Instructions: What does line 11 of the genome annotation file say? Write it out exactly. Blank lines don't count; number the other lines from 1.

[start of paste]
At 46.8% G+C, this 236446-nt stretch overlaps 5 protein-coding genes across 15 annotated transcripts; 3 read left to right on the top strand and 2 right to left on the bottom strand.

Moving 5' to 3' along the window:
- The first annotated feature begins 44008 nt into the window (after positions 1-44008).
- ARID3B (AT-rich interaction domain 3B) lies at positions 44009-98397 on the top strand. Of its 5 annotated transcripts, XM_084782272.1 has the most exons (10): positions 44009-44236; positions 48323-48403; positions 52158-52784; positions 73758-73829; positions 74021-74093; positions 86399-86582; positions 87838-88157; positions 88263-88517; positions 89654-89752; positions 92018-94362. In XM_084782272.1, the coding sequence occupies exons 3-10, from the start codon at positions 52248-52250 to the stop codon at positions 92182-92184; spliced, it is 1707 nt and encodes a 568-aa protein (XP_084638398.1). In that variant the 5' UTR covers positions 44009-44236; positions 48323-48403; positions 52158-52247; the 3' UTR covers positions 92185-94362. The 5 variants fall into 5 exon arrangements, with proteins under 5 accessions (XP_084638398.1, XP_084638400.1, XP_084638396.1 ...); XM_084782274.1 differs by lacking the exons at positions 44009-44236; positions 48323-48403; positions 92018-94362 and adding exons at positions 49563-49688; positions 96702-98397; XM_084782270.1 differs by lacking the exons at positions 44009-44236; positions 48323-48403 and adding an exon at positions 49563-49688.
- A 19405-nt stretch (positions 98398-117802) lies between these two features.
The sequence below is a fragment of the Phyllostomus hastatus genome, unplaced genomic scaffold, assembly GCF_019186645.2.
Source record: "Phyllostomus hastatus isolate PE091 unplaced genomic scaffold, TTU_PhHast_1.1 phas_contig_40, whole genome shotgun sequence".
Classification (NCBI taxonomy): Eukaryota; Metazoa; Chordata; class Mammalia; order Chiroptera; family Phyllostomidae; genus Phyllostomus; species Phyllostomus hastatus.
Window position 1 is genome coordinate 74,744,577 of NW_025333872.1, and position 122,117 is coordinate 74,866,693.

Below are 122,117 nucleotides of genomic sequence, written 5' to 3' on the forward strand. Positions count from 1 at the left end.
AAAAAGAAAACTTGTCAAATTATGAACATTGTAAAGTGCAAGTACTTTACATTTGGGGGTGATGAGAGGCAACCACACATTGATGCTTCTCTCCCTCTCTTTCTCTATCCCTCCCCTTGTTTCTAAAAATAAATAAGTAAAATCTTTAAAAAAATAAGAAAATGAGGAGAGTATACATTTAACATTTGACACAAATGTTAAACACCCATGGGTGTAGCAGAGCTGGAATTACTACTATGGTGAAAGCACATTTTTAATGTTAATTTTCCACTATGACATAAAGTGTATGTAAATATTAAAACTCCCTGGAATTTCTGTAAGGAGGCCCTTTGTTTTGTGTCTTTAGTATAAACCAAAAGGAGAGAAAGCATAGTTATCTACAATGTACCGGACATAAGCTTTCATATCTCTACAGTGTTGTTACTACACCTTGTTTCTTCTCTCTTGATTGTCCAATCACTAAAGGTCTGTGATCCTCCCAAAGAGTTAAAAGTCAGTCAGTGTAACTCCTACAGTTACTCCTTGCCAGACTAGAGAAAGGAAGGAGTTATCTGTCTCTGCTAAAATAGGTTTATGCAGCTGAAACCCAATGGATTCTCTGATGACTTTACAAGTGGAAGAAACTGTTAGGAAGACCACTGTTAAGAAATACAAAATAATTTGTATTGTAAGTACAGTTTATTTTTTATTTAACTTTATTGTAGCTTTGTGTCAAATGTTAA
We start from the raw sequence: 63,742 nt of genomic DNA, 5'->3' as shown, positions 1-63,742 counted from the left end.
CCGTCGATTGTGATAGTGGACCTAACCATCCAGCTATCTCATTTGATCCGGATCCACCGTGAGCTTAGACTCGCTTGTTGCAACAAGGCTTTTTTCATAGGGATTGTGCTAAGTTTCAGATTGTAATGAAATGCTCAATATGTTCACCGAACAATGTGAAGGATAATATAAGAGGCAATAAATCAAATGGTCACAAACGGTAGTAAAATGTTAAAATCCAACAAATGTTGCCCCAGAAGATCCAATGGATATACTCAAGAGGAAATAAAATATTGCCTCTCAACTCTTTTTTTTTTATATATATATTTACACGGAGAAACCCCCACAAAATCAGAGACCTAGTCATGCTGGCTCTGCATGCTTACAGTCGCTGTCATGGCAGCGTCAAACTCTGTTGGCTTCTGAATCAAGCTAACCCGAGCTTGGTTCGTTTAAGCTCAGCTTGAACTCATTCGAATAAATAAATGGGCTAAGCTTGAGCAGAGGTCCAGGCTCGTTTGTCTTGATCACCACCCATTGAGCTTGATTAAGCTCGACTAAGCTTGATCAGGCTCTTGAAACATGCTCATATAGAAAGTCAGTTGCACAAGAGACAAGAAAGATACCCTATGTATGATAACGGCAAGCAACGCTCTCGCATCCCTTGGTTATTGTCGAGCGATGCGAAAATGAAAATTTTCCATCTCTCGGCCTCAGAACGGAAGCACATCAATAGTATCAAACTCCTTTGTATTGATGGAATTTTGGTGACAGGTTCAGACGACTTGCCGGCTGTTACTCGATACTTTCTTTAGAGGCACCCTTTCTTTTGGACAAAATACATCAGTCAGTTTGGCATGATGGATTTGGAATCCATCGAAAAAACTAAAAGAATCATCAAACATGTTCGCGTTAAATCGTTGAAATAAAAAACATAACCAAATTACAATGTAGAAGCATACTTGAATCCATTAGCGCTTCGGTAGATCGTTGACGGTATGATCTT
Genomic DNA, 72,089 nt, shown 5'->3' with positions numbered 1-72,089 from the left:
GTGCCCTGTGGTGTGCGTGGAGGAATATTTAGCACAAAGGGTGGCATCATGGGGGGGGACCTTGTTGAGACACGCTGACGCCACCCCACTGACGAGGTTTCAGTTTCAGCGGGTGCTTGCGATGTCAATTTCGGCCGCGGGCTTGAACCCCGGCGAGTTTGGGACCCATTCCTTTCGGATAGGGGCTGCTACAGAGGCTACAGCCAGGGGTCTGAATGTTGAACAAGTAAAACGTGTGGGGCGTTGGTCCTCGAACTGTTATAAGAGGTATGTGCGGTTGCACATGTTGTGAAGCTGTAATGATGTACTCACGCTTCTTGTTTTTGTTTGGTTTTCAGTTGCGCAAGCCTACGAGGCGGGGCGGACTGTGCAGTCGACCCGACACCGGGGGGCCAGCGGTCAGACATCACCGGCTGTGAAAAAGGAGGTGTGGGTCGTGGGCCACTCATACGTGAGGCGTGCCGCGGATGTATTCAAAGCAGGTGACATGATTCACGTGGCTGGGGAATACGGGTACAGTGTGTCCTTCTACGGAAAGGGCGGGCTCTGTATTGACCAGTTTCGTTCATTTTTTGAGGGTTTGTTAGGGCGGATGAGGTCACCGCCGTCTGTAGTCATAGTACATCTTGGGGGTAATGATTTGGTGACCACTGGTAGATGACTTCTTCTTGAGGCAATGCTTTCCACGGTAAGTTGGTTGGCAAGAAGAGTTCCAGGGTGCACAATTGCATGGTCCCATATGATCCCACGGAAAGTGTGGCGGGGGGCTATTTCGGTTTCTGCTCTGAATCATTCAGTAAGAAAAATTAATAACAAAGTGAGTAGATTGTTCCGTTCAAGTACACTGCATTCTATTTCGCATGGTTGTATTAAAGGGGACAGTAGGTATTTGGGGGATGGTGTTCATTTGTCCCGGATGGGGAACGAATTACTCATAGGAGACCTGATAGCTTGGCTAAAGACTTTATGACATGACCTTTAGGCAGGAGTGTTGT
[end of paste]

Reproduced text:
AAAAAGAAAACTTGTCAAATTATGAACATTGTAAAGTGCAAGTACTTTACATTTGGGGGTGATGAGAGGCAACCACACATTGATGCTTCTCTCCCTCTCTTTCTCTATCCCTCCCCTTGTTTCTAAAAATAAATAAGTAAAATCTTTAAAAAAATAAGAAAATGAGGAGAGTATACATTTAACATTTGACACAAATGTTAAACACCCATGGGTGTAGCAGAGCTGGAATTACTACTATGGTGAAAGCACATTTTTAATGTTAATTTTCCACTATGACATAAAGTGTATGTAAATATTAAAACTCCCTGGAATTTCTGTAAGGAGGCCCTTTGTTTTGTGTCTTTAGTATAAACCAAAAGGAGAGAAAGCATAGTTATCTACAATGTACCGGACATAAGCTTTCATATCTCTACAGTGTTGTTACTACACCTTGTTTCTTCTCTCTTGATTGTCCAATCACTAAAGGTCTGTGATCCTCCCAAAGAGTTAAAAGTCAGTCAGTGTAACTCCTACAGTTACTCCTTGCCAGACTAGAGAAAGGAAGGAGTTATCTGTCTCTGCTAAAATAGGTTTATGCAGCTGAAACCCAATGGATTCTCTGATGACTTTACAAGTGGAAGAAACTGTTAGGAAGACCACTGTTAAGAAATACAAAATAATTTGTATTGTAAGTACAGTTTATTTTTTATTTAACTTTATTGTAGCTTTGTGTCAAATGTTAA